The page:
World War III? Ask the economist.

Author:Landis, Benjamin L.
Position::Critical essay
 
FREE EXCERPT

The Economist in its "Holiday Double Issue" dated December 21st, 2013-January 3rd, 2014, gave its readers an unexpected and surprising Christmas present: the specter of World War III. Happy New Year to one and all! In its lead editorial (p.17) entitled "Look back with angst" the editorialist has added the subtitle "A century on, there are uncomfortable parallels with the era that led to the outbreak of the first world war." The writer is very wrong in believing that parallels exist between the beginning of 1914 and 2014. The editorial is fraught with other errors in fact and in judgment and with unsubstantiated suppositions. Before addressing the principal issue, i.e., the possibility of a third world war, let us examine these errors and suppositions.

It is painfully obvious that the writer is strongly anglophile, eurocentric, and not well informed.. In the first paragraph he writes, "The hundred years since the Battle of Waterloo had not been entirely free of disaster ... But continental peace had prevailed." As though the lack of peace elsewhere did not really much concern Europeans. It was particularly during the post-Napoleon 19th century that the Western European powers solidified their colonial empires by military force, except hapless Spain. And it is not accurate to state that "continental peace" endured until 1914. There was the Greek War of Independence from 1821 to 1829. There was the Crimean War of 1853-56. The wars of German unification (The First War of Schleswig in 1848-51, the Austro-Prussian War of 1866, The Franco-Prussian War of 1870). He does mention the latter. The Russo-Turkish War of 1877-78. The First Balkan War in 1912. The Second Balkan War in 1913. In addition, there were popular uprisings in 1830 in France and in 1848 in a number of European countries, as well as the Paris Commune of 1870.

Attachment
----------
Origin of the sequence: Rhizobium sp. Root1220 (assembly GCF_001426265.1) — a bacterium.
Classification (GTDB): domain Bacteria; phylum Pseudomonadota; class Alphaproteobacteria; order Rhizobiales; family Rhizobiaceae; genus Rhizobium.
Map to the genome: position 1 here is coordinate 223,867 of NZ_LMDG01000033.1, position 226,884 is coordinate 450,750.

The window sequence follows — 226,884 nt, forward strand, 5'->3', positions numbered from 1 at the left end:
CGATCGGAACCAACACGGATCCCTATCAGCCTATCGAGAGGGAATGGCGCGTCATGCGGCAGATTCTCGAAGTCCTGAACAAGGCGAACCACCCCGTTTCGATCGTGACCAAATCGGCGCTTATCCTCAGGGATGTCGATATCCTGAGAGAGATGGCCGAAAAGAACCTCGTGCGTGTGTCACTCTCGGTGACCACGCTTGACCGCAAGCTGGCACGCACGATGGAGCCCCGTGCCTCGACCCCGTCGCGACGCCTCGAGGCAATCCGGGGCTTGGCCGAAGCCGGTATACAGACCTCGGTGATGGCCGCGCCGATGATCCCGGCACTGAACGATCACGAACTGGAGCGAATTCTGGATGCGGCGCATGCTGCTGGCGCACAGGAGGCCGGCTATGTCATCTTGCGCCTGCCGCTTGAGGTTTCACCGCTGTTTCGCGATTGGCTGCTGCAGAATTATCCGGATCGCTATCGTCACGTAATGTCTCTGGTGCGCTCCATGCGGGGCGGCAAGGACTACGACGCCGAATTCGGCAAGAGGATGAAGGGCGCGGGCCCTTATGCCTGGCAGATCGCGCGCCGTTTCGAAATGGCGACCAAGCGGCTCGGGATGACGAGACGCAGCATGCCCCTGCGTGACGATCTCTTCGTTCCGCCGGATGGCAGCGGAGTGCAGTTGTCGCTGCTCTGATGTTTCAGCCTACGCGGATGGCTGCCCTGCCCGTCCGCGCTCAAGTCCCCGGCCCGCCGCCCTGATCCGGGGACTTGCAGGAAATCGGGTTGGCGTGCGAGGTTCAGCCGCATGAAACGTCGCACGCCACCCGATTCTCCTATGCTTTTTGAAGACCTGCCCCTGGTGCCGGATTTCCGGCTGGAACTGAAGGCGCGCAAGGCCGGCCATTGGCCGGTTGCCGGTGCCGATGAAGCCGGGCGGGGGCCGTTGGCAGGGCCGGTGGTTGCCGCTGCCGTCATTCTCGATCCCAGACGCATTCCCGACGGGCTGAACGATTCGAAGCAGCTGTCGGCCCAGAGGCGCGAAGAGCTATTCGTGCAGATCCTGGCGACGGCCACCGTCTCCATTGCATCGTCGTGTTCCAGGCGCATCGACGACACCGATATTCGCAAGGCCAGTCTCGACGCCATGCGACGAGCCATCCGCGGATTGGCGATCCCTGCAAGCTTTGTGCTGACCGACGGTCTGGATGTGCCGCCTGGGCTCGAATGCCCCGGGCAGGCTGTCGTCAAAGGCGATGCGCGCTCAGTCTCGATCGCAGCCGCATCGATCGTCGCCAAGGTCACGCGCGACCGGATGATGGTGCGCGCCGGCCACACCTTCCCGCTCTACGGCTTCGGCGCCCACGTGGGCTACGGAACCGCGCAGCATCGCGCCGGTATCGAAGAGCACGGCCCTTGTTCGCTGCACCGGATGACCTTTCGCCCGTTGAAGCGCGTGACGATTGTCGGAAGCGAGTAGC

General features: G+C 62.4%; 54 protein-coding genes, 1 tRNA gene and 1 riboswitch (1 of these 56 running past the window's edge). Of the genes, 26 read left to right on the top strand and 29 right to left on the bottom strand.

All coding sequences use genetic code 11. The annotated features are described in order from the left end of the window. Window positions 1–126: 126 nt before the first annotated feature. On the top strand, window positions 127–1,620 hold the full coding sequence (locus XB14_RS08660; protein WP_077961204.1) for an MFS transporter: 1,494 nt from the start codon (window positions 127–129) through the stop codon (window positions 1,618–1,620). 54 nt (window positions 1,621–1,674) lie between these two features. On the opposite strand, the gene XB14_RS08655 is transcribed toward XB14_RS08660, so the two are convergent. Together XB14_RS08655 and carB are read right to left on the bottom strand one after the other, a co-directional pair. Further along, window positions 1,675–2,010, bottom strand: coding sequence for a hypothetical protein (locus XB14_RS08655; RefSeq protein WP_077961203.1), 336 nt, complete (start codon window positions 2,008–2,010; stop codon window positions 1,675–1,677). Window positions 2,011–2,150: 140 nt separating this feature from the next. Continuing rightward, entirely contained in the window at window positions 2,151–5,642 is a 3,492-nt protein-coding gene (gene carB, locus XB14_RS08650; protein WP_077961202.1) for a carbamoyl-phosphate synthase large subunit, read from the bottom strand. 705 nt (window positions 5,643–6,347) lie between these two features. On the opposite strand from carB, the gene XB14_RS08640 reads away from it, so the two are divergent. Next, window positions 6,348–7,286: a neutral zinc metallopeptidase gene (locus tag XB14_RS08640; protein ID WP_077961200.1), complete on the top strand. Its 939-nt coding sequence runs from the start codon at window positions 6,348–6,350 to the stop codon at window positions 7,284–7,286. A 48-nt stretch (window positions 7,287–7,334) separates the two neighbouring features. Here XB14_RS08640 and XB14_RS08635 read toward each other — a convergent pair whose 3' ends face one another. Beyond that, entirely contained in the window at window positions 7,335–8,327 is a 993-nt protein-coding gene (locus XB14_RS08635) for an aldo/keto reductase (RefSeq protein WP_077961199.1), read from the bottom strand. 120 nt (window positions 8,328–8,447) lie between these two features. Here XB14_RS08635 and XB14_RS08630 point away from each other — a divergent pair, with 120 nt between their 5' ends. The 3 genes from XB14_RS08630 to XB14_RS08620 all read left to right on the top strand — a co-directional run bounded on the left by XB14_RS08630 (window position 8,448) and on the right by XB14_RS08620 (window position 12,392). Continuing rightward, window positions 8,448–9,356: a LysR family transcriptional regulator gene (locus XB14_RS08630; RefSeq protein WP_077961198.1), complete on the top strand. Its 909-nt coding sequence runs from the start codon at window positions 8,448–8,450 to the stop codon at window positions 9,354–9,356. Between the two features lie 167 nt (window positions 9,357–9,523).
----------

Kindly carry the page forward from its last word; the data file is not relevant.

He importantly states that by 1914, "Globalization and new technology--the telephone, the steamship, the train--had knitted the world together." This, of course, is a fallacy. In 1914 could, or would, an ordinary Britisher call someone in China by telephone? How many Europeans traveled in 1914 via railroad and steamship to Asia, to Africa, to South America? The answer is very few and generally the well-to do. What percent of the world's population profited by the international trade in foreign products and materials? How much did the Chinese benefit? And Africans? The major traveling was done by poor Europeans coming to the United States. They came to be Americanized, not to Europeanize Americans. Until after the Second World War globalization meant essentially the same thing as colonization and the latter was not a very effective method for pulling the world together. The colonial powers should be given a D- or an F for the benefits that they brought to the peoples they colonized. What has occurred since the Second World War and the death of colonization is conclusive testimony to that. In fact, prior to 1914, the world was not knit together. The number of persons who could and did profit from the new technologies was abysmally small. What did the ordinary European know of what was occurring in Asia, in Africa, in South America, etc.? And vice versa. Very little, and his interest in knowing was infinitesimal, unless he planned to emigrate.